What makes the UX design process for Intranets different to considerations required for public facing websites?

Gathering data

Firstly, conducting a survey to get user recommendations for improvement is easier!

This is a website that many users will use daily, so users have high value feedback to provide.

Important questions to ask include

  • What are your biggest frustrations with the existing site?
  • What areas do you access the most and how frequently?
  • What new features would you like to have?

It’s useful to get participants to provide ratings for quick qualitative analysis, but also to provide them with the option to comment.

The best scenario in my opinion is when a UX designer has the survey results as early as possible.

Conducting research

It’s much more difficult to find examples of intranets online to take inspiration from.

Luckily there are some good resources online, like Neilson Norman’s research on Intranet best practices.


Intranets are prone to growing quickly and freely … which can easily lead to one big confusing mess. It doesn’t matter how good the Intranet UX is, if it’s not governed properly it will become difficult to find things.

It is extremely important that rules around governance are clearly defined and communicated to the appropriate parties. All content administrators need to be given regular training on how to adhere to best practices on things like naming conventions and document versioning.

User groups

User groups can include regular 9-5ers which use the intranet frequently.

It is also important to find out the frequency of staff turnover, temp or contract workers, and how often staff change roles. A high number of new or temporary users can be used to justify UX decisions when rationalising your design.

It is also important to find out who is administering content and what degree of control these various user groups have.

Find out where users are accessing the intranet (at home?), how often they access it (ie: 85% use every day), on what devices or browsers it is accessed upon, and what the typical technical experience of the average user is.

Finally, accessibility considerations are always important, even on an intranet. 1 in 5 people on average have a disability whether it’s colour blindness or inability to use a mouse.

User tasks and goals

Once the user groups are established, it is important to understand what are the goals of each user group are. What are the key tasks that the different user groups are attempting to accomplish?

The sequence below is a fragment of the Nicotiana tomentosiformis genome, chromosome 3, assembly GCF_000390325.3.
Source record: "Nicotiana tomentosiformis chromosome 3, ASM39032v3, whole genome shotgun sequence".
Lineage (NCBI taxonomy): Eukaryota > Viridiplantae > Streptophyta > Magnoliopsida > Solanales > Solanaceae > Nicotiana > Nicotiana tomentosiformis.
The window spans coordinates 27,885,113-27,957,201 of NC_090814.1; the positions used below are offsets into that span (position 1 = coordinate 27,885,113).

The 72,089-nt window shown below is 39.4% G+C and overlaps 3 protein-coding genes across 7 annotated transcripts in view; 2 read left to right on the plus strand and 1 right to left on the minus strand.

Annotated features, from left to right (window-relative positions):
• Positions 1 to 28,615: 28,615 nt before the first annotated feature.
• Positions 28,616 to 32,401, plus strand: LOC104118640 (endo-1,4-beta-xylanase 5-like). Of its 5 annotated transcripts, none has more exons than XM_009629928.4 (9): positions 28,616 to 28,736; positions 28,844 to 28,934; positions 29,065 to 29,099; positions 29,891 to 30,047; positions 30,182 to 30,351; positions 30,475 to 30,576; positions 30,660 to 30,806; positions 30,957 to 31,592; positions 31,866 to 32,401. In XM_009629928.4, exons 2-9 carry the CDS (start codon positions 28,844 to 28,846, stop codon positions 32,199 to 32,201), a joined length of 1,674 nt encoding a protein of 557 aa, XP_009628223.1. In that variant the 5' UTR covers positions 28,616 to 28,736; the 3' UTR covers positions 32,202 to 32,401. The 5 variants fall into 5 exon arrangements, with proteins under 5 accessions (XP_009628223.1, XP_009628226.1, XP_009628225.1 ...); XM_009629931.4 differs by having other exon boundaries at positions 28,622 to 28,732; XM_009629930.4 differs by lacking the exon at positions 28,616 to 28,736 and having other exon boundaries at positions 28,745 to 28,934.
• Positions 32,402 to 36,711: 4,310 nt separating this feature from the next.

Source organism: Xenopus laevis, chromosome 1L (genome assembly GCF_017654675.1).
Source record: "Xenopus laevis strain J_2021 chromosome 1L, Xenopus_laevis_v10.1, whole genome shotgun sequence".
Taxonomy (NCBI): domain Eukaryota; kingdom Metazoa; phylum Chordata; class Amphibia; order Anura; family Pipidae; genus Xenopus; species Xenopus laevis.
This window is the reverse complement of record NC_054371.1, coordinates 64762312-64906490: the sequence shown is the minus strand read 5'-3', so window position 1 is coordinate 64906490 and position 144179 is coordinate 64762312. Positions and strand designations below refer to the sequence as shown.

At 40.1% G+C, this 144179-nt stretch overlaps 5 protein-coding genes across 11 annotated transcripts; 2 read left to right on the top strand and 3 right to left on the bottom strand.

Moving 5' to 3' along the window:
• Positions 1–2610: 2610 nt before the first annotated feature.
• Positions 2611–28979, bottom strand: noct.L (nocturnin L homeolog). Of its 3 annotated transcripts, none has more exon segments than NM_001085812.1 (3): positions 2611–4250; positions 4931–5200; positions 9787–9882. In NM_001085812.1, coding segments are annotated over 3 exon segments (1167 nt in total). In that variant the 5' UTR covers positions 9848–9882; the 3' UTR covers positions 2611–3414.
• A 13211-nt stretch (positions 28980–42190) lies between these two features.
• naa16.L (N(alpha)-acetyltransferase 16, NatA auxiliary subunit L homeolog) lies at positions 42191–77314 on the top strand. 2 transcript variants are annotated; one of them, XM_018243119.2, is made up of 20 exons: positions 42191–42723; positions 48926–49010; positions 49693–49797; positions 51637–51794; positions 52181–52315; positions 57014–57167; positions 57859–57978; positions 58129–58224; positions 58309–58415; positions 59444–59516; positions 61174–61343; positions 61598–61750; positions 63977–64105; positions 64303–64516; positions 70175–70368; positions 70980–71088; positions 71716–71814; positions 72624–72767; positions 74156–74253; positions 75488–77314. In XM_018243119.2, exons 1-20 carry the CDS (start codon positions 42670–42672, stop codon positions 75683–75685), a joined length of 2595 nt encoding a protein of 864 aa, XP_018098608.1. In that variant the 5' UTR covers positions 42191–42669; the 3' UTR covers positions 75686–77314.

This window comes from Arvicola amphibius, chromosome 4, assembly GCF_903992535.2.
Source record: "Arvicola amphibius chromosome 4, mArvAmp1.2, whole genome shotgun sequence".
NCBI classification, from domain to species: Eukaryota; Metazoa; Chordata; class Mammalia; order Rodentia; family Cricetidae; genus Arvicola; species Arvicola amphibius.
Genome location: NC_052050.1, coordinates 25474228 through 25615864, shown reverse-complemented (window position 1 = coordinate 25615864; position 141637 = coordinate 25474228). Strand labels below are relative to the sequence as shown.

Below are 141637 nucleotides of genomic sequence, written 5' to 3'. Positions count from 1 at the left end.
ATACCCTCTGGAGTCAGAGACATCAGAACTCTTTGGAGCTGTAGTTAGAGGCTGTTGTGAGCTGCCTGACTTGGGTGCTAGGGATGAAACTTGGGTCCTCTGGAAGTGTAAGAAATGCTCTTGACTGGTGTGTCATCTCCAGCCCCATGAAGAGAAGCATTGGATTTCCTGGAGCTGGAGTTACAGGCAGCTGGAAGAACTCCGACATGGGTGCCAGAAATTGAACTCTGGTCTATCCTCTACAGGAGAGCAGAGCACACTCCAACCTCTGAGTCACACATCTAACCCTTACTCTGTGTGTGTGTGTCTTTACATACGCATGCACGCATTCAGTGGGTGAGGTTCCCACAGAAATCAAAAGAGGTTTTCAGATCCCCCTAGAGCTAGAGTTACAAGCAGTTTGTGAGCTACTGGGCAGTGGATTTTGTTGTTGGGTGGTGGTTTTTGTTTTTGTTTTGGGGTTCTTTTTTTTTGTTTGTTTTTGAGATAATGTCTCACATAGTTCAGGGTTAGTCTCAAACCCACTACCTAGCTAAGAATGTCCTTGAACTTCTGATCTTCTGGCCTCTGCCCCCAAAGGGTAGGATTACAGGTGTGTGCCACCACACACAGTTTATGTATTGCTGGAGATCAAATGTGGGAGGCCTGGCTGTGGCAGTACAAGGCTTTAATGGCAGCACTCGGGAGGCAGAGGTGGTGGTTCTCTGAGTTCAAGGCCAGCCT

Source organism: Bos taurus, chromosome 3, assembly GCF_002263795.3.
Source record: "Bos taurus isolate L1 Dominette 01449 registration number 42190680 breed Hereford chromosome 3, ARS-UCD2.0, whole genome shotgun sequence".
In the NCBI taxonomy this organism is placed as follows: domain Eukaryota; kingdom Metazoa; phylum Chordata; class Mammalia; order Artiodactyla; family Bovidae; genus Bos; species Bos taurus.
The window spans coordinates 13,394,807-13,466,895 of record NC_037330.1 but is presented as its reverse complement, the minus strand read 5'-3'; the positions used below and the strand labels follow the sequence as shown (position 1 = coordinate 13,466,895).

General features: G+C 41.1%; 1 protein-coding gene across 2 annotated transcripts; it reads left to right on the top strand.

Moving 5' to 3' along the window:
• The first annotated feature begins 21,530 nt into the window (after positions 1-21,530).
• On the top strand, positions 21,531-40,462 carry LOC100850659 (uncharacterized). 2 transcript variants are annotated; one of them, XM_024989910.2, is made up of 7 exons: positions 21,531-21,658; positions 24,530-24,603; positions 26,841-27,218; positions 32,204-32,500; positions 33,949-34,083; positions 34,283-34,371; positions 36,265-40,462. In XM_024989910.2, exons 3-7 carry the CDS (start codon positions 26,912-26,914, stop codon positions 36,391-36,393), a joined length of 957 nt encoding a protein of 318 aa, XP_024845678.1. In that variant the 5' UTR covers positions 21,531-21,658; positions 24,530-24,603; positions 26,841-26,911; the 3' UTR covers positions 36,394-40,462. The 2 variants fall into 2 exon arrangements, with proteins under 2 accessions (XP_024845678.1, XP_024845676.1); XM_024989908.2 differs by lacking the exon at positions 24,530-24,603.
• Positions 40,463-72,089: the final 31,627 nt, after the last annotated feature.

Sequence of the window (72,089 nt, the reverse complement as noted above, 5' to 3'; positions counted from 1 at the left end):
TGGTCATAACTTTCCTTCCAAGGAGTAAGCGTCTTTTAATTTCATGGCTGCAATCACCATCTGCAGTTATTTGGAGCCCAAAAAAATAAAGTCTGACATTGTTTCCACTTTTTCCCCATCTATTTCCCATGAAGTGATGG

Some examples of goals or tasks include:

  • Having a central repository for documents
  • Having up to date Information about organisation structure
  • Finding contact information easily
  • Accessing links to different applications or systems
  • Accessing important links to resources or other websites
  • Knowledge sharing/collaboration across levels within the organisations

It’s useful to use your survey results to understand what areas are being accessed most frequently within the intranet. On a recent project I worked on, these were (in order of most to least frequent):

News, Timesheet, Staff Member Search, Documents, Application Links, Job Opportunities, Templates for documents, Information about different departments within the organisation.

User Frustrations

Aside from user goals, it is helpful to identify what frustrations users currently experience with the existing intranet. Once again this information is best gathered from a survey. Common examples include:

  • It is difficult to find things, not where you expect.

Areas for improvement might include better search functionality, more intuitive IA, revised intranet governance policy and process for managing and reviewing content

  • It is difficult for new users coming in

In addition to the improvements outlined above, providing an appropriate induction as well as ongoing support is important. Maintaining similar structures, policies and rules around documentation and department sections within the intranet is also helpful for employees working in or moving into different roles

Also, explore tasks which might be unique to different user groups. For example:

New / contract staff

  • Need to be able to come in and get an understanding of where content is located and how the IA is structured
  • Needs to be easy to find new staff contact information and understand their roles and where they sit within the organisation
  • Staff need to access their sites easily and have an understanding of what type of documents and where to find documents within these sites.

Content administrators

  • Need to understand how site is structured and where different types of documents sit
  • Understand versioning of documents so these don’t become outdated
  • Know how documents can be added to make them easy to find. For example, how to add them so they are easy to locate via search, consistent naming conventions
  • Develop a strategy for how content is migrated over from the old Intranet and avoiding content and information structure from becoming messy.
  • Provide regular training on how to create accessible content


Information Architecture

Information Architecture is a big one, and is often an area where it can be difficult to find neutral terminology to use, or to rejig things which have been one way for a long time.

I believe it is important to build trust and confidence in your opinion before reworking their IA. It’s a good idea to explain the concepts around best practice for IA and to allow them time to go away and reconsider their current IA.

Question their use of terminology and explain how or why it doesn’t feel intuitive to a ‘naive’ user such as yourself.


UX considerations for Intranet design Part II coming soon.

This will explore topics including:

  • The organisation’s vision for the project
  • Identifying potential pitfalls
  • Homepage, landing page and internal page features